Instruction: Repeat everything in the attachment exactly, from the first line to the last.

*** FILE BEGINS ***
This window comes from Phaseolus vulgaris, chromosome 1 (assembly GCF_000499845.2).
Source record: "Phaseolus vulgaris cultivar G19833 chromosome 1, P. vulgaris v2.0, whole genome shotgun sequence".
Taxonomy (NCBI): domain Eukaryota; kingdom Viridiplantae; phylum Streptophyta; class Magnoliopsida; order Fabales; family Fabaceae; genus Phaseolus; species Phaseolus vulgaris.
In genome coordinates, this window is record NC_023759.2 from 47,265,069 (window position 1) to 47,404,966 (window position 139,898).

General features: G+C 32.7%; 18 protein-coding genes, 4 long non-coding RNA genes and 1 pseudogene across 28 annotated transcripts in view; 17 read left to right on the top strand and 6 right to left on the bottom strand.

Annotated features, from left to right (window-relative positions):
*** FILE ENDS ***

This window comes from Phaseolus vulgaris, chromosome 1 (assembly GCF_000499845.2).
Source record: "Phaseolus vulgaris cultivar G19833 chromosome 1, P. vulgaris v2.0, whole genome shotgun sequence".
Taxonomy (NCBI): domain Eukaryota; kingdom Viridiplantae; phylum Streptophyta; class Magnoliopsida; order Fabales; family Fabaceae; genus Phaseolus; species Phaseolus vulgaris.
In genome coordinates, this window is record NC_023759.2 from 47,265,069 (window position 1) to 47,404,966 (window position 139,898).

General features: G+C 32.7%; 18 protein-coding genes, 4 long non-coding RNA genes and 1 pseudogene across 28 annotated transcripts in view; 17 read left to right on the top strand and 6 right to left on the bottom strand.

Annotated features, from left to right (window-relative positions):